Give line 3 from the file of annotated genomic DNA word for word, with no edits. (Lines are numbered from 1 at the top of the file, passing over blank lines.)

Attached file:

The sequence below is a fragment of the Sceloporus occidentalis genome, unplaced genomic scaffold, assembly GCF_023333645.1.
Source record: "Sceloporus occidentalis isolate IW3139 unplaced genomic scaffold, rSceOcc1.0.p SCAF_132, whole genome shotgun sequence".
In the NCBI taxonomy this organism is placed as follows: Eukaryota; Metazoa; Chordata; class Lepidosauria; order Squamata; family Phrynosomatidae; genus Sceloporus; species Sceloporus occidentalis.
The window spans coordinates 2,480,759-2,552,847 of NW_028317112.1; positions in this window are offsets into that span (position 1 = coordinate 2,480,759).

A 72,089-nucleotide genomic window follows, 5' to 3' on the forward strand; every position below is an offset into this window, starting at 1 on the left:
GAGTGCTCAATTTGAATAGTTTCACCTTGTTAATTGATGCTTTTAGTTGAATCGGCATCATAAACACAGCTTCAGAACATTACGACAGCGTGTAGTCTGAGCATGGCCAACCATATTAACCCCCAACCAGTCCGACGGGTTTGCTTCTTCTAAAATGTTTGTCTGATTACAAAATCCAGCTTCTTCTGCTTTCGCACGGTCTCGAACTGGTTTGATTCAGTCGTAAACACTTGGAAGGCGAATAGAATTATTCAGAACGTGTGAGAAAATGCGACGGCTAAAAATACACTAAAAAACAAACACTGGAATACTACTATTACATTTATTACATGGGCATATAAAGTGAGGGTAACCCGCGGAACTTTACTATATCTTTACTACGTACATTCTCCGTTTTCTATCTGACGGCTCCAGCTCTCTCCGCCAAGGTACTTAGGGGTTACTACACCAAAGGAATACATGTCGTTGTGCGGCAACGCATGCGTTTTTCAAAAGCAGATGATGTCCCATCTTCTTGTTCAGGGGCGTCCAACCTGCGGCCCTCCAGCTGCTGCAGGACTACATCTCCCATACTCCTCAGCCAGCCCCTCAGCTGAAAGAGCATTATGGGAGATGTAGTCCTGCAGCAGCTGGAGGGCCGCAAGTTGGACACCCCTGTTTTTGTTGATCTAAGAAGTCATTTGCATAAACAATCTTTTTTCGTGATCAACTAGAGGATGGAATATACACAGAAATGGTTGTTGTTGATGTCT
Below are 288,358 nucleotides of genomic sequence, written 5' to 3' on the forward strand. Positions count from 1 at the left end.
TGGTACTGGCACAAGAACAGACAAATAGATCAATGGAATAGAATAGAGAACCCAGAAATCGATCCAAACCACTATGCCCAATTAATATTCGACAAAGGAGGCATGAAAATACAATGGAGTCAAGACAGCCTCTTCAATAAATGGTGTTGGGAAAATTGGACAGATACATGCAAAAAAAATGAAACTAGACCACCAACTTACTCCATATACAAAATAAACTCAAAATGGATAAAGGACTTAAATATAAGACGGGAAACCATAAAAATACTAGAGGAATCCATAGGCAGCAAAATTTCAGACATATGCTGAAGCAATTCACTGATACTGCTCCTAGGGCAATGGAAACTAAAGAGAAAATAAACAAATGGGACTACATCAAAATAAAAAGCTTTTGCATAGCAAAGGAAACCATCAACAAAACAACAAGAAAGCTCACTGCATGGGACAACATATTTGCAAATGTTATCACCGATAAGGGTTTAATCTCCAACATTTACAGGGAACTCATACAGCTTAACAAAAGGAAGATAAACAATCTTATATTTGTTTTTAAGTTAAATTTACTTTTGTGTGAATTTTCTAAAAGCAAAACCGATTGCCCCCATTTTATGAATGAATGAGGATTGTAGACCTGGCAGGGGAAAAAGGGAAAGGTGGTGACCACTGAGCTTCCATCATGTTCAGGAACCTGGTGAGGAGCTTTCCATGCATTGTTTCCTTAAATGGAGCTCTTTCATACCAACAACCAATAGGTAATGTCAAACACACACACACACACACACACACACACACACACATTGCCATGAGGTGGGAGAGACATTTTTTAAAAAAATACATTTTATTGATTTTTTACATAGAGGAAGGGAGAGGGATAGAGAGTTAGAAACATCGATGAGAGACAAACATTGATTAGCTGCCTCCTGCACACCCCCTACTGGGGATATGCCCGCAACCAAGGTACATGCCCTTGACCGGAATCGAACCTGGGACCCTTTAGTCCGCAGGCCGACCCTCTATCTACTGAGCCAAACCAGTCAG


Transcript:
In the NCBI taxonomy this organism is placed as follows: Eukaryota; Metazoa; Chordata; class Lepidosauria; order Squamata; family Phrynosomatidae; genus Sceloporus; species Sceloporus occidentalis.